Marfa is situated between the Davis Mountains and Big Bend National Park, in the high desert of west Texas. Founded in the late 19th century as a railroad stop, Marfa derived its name from a character in The Brothers Karamazov. Throughout the first half of the 20th century, Marfa was a hardscrabble ranching community, perhaps most well-known as for its military post Fort D.A. Russell, one-time home to the 1st US Cavalry. At mid-century in west Texas, demography and modernity in Marfa were best reflected through the spectacular 1956 film Giant, starring Elizabeth Taylor, Rock Hudson, James Dean, and Dennis Hopper.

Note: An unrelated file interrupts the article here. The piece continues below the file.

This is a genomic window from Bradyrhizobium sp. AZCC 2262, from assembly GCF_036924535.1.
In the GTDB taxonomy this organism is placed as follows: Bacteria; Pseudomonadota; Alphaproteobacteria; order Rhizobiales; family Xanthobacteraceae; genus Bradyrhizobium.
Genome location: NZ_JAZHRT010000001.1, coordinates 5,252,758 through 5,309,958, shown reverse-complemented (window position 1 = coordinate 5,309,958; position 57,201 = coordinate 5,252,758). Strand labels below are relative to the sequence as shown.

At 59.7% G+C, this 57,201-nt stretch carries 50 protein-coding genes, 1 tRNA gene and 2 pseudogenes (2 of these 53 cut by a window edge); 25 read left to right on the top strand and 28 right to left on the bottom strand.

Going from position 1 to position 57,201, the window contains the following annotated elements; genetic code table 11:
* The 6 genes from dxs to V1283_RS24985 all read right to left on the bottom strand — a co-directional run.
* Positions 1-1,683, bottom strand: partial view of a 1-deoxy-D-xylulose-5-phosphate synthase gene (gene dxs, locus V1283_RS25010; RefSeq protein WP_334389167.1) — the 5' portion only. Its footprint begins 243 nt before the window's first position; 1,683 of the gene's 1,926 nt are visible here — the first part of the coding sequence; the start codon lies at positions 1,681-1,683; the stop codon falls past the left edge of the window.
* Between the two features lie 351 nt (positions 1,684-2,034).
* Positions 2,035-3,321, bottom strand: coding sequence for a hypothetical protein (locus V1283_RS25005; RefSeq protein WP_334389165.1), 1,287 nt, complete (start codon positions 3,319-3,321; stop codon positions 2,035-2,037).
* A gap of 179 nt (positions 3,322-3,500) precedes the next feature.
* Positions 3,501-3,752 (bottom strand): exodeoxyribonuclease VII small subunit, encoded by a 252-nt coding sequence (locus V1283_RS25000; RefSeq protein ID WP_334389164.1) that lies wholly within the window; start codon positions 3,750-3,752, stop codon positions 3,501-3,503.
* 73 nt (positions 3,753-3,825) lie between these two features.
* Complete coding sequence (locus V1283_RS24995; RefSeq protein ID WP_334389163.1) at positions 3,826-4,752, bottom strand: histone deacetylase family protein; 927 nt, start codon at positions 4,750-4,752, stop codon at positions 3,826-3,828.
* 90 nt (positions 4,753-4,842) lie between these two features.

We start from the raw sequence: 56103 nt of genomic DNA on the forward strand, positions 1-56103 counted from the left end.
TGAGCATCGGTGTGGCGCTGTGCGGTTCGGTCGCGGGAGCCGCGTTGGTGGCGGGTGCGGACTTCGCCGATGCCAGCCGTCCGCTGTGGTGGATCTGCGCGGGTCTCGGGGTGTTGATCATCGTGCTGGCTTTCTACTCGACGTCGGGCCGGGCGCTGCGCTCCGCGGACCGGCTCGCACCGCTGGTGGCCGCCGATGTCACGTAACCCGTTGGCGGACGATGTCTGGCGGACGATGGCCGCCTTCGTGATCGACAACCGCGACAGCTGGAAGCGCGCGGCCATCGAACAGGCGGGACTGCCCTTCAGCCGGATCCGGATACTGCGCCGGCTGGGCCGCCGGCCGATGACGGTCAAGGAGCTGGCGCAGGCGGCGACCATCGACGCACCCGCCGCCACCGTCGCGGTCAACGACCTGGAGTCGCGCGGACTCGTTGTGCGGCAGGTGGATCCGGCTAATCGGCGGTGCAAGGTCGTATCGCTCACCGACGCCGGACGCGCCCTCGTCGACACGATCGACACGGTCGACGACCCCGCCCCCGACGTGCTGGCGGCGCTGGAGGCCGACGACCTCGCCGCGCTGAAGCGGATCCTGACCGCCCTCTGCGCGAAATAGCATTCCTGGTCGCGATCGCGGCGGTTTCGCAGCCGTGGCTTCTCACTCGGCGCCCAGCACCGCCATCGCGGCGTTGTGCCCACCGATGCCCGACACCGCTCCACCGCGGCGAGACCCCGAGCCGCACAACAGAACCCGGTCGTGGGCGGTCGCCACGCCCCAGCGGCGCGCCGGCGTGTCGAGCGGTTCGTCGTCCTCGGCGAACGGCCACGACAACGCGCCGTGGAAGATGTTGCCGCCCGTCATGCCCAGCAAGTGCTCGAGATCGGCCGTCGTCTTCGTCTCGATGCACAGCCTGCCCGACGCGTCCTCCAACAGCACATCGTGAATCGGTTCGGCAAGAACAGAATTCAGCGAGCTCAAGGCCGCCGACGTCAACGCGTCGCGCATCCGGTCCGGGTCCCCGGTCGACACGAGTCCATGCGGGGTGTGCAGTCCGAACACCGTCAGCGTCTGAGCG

In 1971, almost a century after Marfa’s founding, renowned minimalist artist Donald Judd moved from New York City to Marfa and began to permanently install his art. Judd acquired decommissioned Fort D.A. Russell and began transforming the barracks and buildings into art spaces in 1979. Today, Judd’s legacy lives on through the Chinati Foundation and the Judd Foundation, twin pillars on the modernist, minimalist art scene. More recently, the Lannan Foundation established a writers-in-residence program, Ballroom Marfa was formed as a mixed-media collaborative and exhibition space, and new waves of artists and artisans have made Marfa home.